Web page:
That's not even taking into account some of the more culturally relevant issues that are largely going ignored, like the treatment of war and Vietnam or Iraq by gaming publishers, for example. Why hasn't someone done a printed piece on why minorities are all but ignored in anything save sports video games? Why aren't our magazine writers playing the role press and critics are supposed to play and holding the publishers to the wall?

    Video gaming is, by and large, still infant and immature, and part of this is because our gaming media is more immature than the audience. Gaming isn't taken seriously by overall culture as is the case with film, writing, or visual arts, because our representatives, the gaming media, don't act seriously. If they're not big nerds (the bad kind), they're acting like them when, for example, they allow events like E3 to parade around objectified women to advertise games. We've never really advanced beyond the Nintendo Power stage of writing. There is a place for this kind of amateurism, sure, as there is in any viable medium, be it books or film or otherwise. But we have nothing else to speak of save that. That's sad, and it bodes poorly for the maturation of an industry and an artform.

    Someone really needs to smack these writers in the head with a large, heavy, and basic journalism textbook so that maybe, maybe!, they'll snap out of their adolescent obsession with ratings and screenshots and start acting like journalists and writers. That is to say, as journalists quote-unquote, they have a legacy behind them of cultural accountability that they have all but ignored because a sequel to Game X is coming out and just looks so AWESOME DUDE. It's time to start thinking about the games we're playing, and it's in the hands of the gaming media that the initiative lies. They've all but ignored it, as sadly demonstrated by the mentioned interview with Spector.

    Just one print magazine or website is all I ask for. Here's hoping.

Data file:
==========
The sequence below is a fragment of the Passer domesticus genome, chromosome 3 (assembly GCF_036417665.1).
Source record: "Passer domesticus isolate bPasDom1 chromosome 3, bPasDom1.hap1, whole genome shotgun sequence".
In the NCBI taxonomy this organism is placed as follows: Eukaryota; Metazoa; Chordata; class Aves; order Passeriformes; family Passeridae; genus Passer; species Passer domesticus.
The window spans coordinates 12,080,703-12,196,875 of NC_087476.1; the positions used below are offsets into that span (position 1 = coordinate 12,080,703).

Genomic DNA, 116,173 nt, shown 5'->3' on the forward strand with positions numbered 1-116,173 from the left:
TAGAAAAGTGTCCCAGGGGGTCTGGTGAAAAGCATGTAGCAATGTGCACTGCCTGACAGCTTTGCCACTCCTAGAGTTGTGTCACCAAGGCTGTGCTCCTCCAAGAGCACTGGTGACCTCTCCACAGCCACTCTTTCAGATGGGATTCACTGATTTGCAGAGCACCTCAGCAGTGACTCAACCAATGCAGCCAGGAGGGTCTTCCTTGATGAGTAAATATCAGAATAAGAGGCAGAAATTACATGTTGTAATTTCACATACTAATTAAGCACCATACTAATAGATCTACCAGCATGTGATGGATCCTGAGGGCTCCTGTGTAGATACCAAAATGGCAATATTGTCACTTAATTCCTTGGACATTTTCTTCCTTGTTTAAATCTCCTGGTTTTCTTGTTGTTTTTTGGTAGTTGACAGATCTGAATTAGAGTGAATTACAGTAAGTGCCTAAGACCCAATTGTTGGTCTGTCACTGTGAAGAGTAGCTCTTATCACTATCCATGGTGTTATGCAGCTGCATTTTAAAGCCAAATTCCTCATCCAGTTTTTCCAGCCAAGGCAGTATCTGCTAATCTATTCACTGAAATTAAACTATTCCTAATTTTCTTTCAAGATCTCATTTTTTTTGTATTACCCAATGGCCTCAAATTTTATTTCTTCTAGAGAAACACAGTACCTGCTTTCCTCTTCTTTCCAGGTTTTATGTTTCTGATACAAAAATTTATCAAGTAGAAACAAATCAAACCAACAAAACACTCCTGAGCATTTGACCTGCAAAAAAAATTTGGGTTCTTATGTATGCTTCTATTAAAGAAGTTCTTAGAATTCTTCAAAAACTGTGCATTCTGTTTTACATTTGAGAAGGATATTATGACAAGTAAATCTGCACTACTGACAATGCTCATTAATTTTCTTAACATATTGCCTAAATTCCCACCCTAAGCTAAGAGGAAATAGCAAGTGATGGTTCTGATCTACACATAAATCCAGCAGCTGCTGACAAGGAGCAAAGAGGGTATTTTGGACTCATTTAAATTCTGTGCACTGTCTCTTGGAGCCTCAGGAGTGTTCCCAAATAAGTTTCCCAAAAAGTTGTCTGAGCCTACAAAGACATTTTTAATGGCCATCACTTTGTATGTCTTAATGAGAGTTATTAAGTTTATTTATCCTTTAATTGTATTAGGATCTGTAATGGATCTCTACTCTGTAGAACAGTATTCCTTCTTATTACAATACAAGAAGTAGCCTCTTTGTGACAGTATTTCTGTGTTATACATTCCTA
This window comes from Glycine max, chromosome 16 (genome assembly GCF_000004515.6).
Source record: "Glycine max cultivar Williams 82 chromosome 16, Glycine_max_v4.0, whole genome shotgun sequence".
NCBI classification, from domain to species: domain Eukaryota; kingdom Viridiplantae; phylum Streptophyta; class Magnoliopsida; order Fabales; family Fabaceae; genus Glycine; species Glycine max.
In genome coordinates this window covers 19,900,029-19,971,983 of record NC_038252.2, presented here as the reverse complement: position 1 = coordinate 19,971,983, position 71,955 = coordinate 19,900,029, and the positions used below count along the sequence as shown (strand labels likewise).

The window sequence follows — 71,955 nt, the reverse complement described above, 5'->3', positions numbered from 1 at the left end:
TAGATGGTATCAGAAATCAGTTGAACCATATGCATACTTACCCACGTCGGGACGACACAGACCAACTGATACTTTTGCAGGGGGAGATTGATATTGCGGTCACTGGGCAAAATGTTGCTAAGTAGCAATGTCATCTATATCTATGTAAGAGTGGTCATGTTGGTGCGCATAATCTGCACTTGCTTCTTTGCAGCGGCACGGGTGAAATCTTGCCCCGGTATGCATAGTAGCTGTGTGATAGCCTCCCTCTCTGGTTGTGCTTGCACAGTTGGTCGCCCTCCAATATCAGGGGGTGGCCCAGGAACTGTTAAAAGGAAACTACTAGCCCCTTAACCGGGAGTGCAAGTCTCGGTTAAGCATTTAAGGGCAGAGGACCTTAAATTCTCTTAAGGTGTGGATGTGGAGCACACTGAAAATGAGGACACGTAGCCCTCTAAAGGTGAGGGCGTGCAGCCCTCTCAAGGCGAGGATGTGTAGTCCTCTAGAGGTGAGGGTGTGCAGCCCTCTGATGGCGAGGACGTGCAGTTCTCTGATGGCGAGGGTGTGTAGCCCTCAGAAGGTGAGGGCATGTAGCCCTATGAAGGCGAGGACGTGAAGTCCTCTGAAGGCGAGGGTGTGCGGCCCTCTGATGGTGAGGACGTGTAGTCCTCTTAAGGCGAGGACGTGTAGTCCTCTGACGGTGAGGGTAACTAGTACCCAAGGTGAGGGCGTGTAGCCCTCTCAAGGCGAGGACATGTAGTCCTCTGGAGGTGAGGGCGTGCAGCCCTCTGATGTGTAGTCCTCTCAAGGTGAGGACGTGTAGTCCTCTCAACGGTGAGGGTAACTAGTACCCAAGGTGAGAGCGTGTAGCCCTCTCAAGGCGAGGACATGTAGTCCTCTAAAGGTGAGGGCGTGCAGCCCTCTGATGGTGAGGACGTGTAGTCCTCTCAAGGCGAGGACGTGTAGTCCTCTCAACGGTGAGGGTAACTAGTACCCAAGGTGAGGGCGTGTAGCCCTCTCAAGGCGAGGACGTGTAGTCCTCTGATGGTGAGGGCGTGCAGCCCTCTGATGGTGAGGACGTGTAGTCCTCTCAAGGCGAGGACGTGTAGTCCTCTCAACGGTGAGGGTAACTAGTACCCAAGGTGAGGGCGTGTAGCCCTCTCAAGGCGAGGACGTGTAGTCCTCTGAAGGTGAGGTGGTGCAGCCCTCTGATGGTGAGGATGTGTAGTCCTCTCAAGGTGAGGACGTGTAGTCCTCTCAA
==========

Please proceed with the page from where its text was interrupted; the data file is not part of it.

• by GTarrant ( 726871 ) on Wednesday March 03, 2004 @07:03PM (#8457390)
    Excellent post. There are two issues here, of course - money and access.

    When a newspaper or magazine does an article about Topic X, even if for some reason it really raked X over the coals, they know they have an almost indefinite source of advertising that they can draw from. Hell, it's why much of the time these days, "advertiser boycotts" don't work as well as they could. One drops out, another takes its place. In addition, since there are a zillion potential stories for a magazine, if one company doesn't like you, there are others you can interview, etc.

    However, in the gaming realm, there are what, five, six, seven major publishing houses that are giving you most of your ads. Look through your average magazine and count the number of game ads that are for EA-published games. Or Activision. Or Sony. etc. Which means two things:

    1. If these companies decide they don't want to advertise with you anymore, there's no one else to take their place.

    2. If these companies decide they hate you, you don't get your interviews/previews/extra copies/what have you, and everyone else (that is still kissing butt) does.

    Look at Deus Ex II - I remember when the demo came out and everyone was talking about the problems, the word from On High was "It's just the demo." I even remember a few articles at various places (Gamespy for one) talking about these problems...the performance (due to the lighting), the "dumbing down" of the interface, the loss of the broad XP system the original had, many other things. But then, the game comes out, and lo and behold, all these places give great reviews and barely gloss over the problems that *they themselves talked about not weeks before*. Or, if they do mention them, it doesn't seem to affect the score they give the game.

    So everyone's happy except the gamer that goes out and buys the game. The site keeps getting ad money, the company got a good review.

    It would be great to ask Mr. Spector questions like "Now that you've seen the reaction DX2 got, what would you have done differently?" or "Why did you focus so much on lighting effects few people care about (and that many turn off) and sacrifice the large, interactive areas that the original DX had?" and such. I just don't see that happening, though. After all, one bad question and suddenly your Thief 3 exclusive is in the competitor's magazine, and your boss is showing you the door.

I THINK MAN INVENTED THE CAR by instinct. -- Jack Handley, The New Mexican, 1988.